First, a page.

Owing to the fact that I don't own a car or motorcycle here in Barcelona, I opted to stay with the Team in the Ibis hotel just behind the circuit, a ten minute walk from the paddock. It meant an easier time for me in the mornings getting to the racetrack, and I think it's better to stick with my crew when it's race time rather than fighting traffic everyday and having to shift gears if I went home. My apartment may be small, but it's in a great neighborhood and it's where I want to be when I'm not at the races. I think had I gone home every night, I would have had trouble getting up every day, and I prefer to be as focused as possible when it's gametime. Because Felix was staying in his house with his family, that meant I had a new room mate for this race, the hospitality boy from Valencia. He made it to the hotel before I did, and completely "made himself feel at home". I know we come from different places and cultures, but who leaves their dirty underwear on the bathroom counter top, day after day? Although we can communicate in Spanish, I tried to ignore him most of the time because I have much bigger concerns to occupy myself, and besides, it was only for one race, right? If any of you have heard me snoring at night, that should give you an indication of what kind of natural revenge I'm capable of, hahaha.
I made do with the smaller side of the room, which was barely big enough to hold my carry-on. No matter, I'm here to race, and every day brings new challenges and hurdles to overcome at the racetrack. I just wanted to show that travelling everywhere and staying in Hotels around the world isn't always as glamourous as it seems, haha.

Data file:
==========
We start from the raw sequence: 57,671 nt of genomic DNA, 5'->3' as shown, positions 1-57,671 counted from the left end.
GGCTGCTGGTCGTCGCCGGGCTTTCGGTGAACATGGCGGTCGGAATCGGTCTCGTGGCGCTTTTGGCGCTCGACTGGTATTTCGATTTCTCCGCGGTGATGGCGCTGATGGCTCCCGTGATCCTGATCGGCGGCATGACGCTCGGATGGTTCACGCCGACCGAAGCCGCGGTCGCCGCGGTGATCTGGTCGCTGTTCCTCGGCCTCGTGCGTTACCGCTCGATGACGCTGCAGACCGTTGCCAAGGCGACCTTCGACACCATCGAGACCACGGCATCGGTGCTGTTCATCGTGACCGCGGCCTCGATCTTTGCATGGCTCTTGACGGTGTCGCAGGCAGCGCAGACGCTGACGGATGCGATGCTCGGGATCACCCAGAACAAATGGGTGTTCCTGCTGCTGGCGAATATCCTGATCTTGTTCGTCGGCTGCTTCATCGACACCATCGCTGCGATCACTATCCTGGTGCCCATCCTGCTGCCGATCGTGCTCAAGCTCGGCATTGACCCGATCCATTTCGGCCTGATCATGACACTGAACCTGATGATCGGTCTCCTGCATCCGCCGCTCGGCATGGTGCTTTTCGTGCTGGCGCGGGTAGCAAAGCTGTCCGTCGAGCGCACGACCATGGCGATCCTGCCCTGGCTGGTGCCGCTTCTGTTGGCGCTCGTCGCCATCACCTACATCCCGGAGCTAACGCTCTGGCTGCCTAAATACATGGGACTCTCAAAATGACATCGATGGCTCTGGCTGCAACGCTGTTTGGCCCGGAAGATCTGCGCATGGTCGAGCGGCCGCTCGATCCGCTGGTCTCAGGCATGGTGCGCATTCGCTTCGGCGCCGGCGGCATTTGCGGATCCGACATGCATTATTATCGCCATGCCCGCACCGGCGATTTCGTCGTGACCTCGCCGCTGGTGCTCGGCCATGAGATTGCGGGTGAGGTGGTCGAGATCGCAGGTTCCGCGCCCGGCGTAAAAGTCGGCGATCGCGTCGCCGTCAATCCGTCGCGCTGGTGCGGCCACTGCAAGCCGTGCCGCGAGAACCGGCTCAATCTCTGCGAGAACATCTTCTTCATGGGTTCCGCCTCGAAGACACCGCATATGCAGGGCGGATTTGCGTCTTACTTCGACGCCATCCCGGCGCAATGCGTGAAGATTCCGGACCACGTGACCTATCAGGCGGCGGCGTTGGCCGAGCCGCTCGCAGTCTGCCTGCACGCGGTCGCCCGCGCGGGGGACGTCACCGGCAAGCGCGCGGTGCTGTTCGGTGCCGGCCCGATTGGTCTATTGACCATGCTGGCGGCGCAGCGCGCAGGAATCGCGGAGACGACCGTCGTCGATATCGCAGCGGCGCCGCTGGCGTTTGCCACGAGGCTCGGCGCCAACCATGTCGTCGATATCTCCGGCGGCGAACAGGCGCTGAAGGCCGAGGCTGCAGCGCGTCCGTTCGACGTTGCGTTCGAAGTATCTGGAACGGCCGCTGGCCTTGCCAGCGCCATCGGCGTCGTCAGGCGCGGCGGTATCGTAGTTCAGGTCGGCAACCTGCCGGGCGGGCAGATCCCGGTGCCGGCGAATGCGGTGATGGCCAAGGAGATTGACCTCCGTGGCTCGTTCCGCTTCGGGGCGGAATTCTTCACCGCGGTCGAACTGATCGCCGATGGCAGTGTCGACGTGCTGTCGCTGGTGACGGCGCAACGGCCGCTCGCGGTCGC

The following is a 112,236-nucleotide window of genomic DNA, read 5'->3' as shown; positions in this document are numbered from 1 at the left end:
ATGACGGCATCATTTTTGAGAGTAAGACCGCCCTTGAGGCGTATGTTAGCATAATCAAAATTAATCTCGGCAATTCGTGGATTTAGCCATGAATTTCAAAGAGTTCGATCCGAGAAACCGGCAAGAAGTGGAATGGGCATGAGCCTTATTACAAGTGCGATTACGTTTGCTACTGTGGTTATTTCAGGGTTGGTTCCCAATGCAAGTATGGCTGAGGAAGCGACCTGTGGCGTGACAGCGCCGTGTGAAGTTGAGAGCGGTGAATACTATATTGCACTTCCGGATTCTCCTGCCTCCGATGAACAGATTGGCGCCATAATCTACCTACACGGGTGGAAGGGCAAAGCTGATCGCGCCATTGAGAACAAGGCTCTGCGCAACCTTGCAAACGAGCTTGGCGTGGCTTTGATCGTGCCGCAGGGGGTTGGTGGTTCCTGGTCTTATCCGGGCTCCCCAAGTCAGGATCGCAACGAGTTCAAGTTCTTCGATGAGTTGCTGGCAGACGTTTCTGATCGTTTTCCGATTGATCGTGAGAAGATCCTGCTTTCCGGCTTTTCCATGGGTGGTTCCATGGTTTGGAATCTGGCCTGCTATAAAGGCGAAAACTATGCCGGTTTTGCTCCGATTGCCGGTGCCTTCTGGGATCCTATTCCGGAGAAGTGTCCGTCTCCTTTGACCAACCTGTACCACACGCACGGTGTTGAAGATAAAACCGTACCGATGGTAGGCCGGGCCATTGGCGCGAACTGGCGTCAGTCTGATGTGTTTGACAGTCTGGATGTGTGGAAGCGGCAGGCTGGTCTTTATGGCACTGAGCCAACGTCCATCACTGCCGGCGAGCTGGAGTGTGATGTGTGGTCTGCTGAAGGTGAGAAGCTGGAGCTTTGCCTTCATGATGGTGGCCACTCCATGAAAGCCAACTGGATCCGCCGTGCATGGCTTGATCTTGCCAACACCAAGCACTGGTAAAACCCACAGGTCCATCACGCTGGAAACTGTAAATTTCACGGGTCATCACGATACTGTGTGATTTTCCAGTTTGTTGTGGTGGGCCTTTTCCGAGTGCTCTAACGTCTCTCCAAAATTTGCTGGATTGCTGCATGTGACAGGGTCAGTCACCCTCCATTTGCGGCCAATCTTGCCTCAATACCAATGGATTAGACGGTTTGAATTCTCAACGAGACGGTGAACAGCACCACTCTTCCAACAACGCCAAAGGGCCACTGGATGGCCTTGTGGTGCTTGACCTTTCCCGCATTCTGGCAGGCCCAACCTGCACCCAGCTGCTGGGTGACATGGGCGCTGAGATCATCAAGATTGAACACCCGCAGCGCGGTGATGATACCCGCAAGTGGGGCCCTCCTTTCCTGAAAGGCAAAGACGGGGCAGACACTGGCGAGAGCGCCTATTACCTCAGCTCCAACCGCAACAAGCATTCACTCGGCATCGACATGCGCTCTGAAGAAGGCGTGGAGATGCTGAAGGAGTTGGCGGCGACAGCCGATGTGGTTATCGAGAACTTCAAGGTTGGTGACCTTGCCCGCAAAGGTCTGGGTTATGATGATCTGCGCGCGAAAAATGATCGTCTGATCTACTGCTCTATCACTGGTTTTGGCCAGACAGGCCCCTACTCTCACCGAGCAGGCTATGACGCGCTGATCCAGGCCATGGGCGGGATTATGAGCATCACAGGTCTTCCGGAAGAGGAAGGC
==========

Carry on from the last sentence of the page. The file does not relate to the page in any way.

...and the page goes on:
Thursday brought about another cool surprise - this time it was Jon Farjado all the way from California! We'd met earlier at the Turkish GP, and this time he was styling in one of the latest MotoLiam designs, the Tiki Skull! You just know I had to get a picture of that, because this was the first time I'd seen the new design in person! Jon put together a Neat Little Thread on his CBR forum where you can find more pictures from his GP adventure in Spain. Jon, you rock! Great hanging out with you, and I'll see you at a future race this year.
Jon managed to catch a photo of myself and MotoGP.com commentator, Nick "Absolutely Flying" Harris. I know he looks pretty small in this picture, but that's actually because I'm standing on something.
Speaking of neat visitors, my Mexican buddy, Omar, dropped by and got a little creative with a photo I took of him in the driver's seat. He even managed to change the Italian flag motif on the AGV helmet to the Mexican one! Omar is a competitive cyclist and training partner of Hiro Aoyama, which is how we met up. I can't keep up on the ole' BMX, haha.
This is just cool.
But not as cool as watching the Hoff's telemetrist, Andrea, getting blown away in a MotoGP 4 race (playstation!) with this little kid in the Red Bull Energy Station one night after work. Boo-yah! Andrea is 6'6", or something like that, and this kid was 4 foot nothing. He barely spoke, just tilted his head every time the bikes were leaned over, and he was quick in the game. Then I promptly lost to Stevie Bonsey, who's having a rough season learning the ropes in the 125 division.
We had a difficult couple of days getting the bikes sorted on Friday and Saturday, but it wasn't until Qualifying where we seemed to make any real progress. The boys from the Factory had made a siginificant improvement to Casey's bike, and they suggested we try a similar set-up. It really felt good to know that they were behind us, too, and they were willing to give us some advice and help when we were struggling a little. We had a small problem with the Hoff's #1 bike, and all of us jumped in and got bike #2 changed over to the same settings as fast as possible. To me, this was perfect teamwork, and we all came together after the session and shook hands. That's what it's all about in racing. As Nicky says, "You win as a team, and you lose as a team," and I feel the same way. The Hoff managed to get into 10th spot on the grid in the final seconds of the session, which was outstanding considering the lack of tracktime he had that afternoon, and Barros continued to get faster right up until the end.